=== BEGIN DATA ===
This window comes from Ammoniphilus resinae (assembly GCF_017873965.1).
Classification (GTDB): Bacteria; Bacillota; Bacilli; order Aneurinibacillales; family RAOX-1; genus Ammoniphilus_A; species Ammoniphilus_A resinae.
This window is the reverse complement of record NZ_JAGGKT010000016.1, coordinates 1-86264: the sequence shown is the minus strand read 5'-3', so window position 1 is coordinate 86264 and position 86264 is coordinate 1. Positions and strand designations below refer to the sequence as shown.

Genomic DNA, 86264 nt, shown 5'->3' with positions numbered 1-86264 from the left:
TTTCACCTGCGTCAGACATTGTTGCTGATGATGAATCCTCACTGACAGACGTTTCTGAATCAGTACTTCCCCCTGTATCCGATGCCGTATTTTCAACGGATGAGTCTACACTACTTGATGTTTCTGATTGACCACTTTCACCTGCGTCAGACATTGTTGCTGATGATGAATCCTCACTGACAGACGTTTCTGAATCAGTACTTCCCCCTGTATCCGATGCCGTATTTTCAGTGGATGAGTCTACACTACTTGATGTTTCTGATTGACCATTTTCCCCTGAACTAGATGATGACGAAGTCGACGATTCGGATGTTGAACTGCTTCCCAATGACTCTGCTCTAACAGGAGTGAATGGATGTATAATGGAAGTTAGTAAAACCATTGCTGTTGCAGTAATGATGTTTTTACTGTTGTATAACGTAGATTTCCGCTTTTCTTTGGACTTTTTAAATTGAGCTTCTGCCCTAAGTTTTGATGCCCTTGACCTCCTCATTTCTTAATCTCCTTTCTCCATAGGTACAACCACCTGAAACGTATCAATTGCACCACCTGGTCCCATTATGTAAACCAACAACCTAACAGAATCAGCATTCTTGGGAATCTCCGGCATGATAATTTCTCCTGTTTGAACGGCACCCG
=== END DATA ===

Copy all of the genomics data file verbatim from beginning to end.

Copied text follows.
This window comes from Ammoniphilus resinae (assembly GCF_017873965.1).
Classification (GTDB): Bacteria; Bacillota; Bacilli; order Aneurinibacillales; family RAOX-1; genus Ammoniphilus_A; species Ammoniphilus_A resinae.
This window is the reverse complement of record NZ_JAGGKT010000016.1, coordinates 1-86264: the sequence shown is the minus strand read 5'-3', so window position 1 is coordinate 86264 and position 86264 is coordinate 1. Positions and strand designations below refer to the sequence as shown.

Genomic DNA, 86264 nt, shown 5'->3' with positions numbered 1-86264 from the left:
TTTCACCTGCGTCAGACATTGTTGCTGATGATGAATCCTCACTGACAGACGTTTCTGAATCAGTACTTCCCCCTGTATCCGATGCCGTATTTTCAACGGATGAGTCTACACTACTTGATGTTTCTGATTGACCACTTTCACCTGCGTCAGACATTGTTGCTGATGATGAATCCTCACTGACAGACGTTTCTGAATCAGTACTTCCCCCTGTATCCGATGCCGTATTTTCAGTGGATGAGTCTACACTACTTGATGTTTCTGATTGACCATTTTCCCCTGAACTAGATGATGACGAAGTCGACGATTCGGATGTTGAACTGCTTCCCAATGACTCTGCTCTAACAGGAGTGAATGGATGTATAATGGAAGTTAGTAAAACCATTGCTGTTGCAGTAATGATGTTTTTACTGTTGTATAACGTAGATTTCCGCTTTTCTTTGGACTTTTTAAATTGAGCTTCTGCCCTAAGTTTTGATGCCCTTGACCTCCTCATTTCTTAATCTCCTTTCTCCATAGGTACAACCACCTGAAACGTATCAATTGCACCACCTGGTCCCATTATGTAAACCAACAACCTAACAGAATCAGCATTCTTGGGAATCTCCGGCATGATAATTTCTCCTGTTTGAACGGCACCCG